Water treatment tech tackles manure

Concentrated animal feeding operations around the globe are mucking in manure. How can you break manure down into basic benign elements and transport them where they can be useful?

  • The global population is becoming more affluent and they have a strong hunger for animal protein.
  • CAFOs are transitioning from cooler northern and southern climates toward the equator, exacerbating the need for potable water for livestock.
  • Eighty percent of all sewage in the world is never treated.
  • Thirty-five percent of all clean water is lost in transit.
  • Water quality and quantity are diminishing in areas where water is most needed.
  • Along the equator, people are dying because they cannot access potable water.

To answer these challenges, water treatment specialists advocate point-of-use decentralized water treatment for CAFOs, food processors, industry and all other water users that need to improve waste-water quality.

Spain’s swine industry is typical of CAFOs. A major Spanish swine waste-water treatment firm called Depuporc recently partnered with a Los Angeles startup called OriginClear, a company that patented two different water treatment technologies.

In a study conducted by California State University (CSU), Bakersfield, startling benefits of cleaner waste water were reported. Using the Depuporc/OriginClear system, piglet births rose from 30 piglets annually per sow to 34 piglets annually per sow, a 13 percent increase in productivity. The dominant factors were an increase in feed regulation and quality, as well as better animal drinking and cleaning water. In addition to improved animal hygiene and disease control, it also reduced water costs through reuse.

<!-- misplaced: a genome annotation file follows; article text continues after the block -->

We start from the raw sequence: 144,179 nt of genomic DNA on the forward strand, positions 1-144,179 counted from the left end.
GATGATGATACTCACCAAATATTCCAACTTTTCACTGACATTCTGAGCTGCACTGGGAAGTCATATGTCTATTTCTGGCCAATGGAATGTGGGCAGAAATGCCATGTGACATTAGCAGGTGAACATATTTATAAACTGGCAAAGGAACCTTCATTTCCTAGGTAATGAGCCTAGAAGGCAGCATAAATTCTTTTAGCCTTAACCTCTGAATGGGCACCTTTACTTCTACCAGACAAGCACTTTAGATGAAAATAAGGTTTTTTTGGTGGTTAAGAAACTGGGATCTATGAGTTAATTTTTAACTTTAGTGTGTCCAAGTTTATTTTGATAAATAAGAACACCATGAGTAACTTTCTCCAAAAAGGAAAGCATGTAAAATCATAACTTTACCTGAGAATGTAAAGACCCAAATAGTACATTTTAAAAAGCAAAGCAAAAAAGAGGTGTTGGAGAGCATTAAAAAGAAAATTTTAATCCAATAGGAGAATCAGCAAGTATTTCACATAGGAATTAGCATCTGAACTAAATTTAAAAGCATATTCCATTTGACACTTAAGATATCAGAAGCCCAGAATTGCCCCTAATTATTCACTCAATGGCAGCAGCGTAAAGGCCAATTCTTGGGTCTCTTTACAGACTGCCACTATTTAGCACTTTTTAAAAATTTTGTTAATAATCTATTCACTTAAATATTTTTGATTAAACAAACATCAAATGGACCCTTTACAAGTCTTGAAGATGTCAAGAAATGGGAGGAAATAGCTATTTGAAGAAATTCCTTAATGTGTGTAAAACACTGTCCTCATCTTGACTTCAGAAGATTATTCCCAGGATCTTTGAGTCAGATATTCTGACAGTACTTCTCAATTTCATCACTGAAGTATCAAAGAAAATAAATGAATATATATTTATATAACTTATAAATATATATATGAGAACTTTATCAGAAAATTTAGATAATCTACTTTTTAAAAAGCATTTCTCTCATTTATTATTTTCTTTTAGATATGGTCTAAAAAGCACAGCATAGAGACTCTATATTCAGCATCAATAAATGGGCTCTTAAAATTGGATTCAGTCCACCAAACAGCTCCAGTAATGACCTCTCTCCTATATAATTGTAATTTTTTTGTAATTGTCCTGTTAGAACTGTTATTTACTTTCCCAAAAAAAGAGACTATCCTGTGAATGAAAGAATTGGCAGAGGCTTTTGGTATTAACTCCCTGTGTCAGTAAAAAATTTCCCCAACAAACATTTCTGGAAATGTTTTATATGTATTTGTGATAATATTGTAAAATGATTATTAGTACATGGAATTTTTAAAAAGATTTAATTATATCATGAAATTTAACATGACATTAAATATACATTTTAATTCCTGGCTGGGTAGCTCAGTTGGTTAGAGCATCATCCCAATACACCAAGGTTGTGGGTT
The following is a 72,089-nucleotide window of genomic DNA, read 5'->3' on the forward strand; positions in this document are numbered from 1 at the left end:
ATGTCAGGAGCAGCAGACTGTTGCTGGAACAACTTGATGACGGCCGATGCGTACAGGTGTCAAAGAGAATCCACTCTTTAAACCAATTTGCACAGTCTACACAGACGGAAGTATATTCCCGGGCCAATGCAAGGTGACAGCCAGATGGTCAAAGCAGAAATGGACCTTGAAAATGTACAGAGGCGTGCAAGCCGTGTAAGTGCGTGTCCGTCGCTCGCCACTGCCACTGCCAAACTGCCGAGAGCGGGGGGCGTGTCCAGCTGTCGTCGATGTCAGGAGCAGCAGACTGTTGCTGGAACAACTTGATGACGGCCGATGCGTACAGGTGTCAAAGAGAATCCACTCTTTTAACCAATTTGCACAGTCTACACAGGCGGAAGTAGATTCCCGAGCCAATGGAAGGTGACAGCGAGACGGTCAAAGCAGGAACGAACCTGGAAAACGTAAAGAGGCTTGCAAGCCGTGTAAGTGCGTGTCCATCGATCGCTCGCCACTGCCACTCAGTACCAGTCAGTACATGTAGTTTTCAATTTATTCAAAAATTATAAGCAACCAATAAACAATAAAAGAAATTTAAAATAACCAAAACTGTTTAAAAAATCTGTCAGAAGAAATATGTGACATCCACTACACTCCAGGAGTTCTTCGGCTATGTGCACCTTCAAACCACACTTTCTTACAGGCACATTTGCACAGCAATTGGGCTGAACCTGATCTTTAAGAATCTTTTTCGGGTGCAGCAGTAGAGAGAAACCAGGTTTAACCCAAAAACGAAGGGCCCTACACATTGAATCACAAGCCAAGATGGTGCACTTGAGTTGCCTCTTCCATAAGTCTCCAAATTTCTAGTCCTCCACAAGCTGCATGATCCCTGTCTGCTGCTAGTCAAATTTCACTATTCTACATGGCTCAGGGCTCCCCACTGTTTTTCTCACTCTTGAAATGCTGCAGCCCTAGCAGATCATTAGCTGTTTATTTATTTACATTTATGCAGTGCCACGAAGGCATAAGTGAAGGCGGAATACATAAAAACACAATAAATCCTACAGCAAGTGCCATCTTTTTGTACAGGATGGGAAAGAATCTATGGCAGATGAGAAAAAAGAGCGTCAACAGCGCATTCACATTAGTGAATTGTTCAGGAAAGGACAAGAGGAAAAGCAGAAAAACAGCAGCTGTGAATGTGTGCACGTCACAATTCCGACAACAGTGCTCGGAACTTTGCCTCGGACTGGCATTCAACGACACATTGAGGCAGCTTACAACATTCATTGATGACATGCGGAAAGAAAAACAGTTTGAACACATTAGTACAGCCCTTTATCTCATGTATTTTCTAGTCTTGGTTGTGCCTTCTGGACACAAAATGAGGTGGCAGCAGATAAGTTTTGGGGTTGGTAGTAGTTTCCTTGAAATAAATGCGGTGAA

The Depuporc parts of the facility, located at the front of the manure flow, are relatively conventional.

However, the OriginClear technology is special because, unlike other systems, it does not require the addition of chemicals. This is a bonus for operators who don’t want the hassles of hazardous materials. It also reduces costs and the environmental impact of injecting oxidants like chlorine or hydrogen peroxide into the process, as required by conventional systems.

By 2016, OriginClear had introduced its breakthrough water cleanup system called electro water separation (EWS). To complement EWS, OriginClear next developed its advanced oxidation process (AOx).

CSU Bakersfield tests show that electro water separation combined with advanced oxidation (EWS:AOx), can also address dissolved contaminants that are difficult to remove without chemicals. You may want to dig out your old high school chemistry text to follow the OriginClear process.

EWS uses electricity in small, programmed doses to gather oils and suspended solids in slurry. Removal of these suspended solids allows for easy mechanical raking off the surface of the water. This ultimately results in the recovery of large quantities of water that can be reused.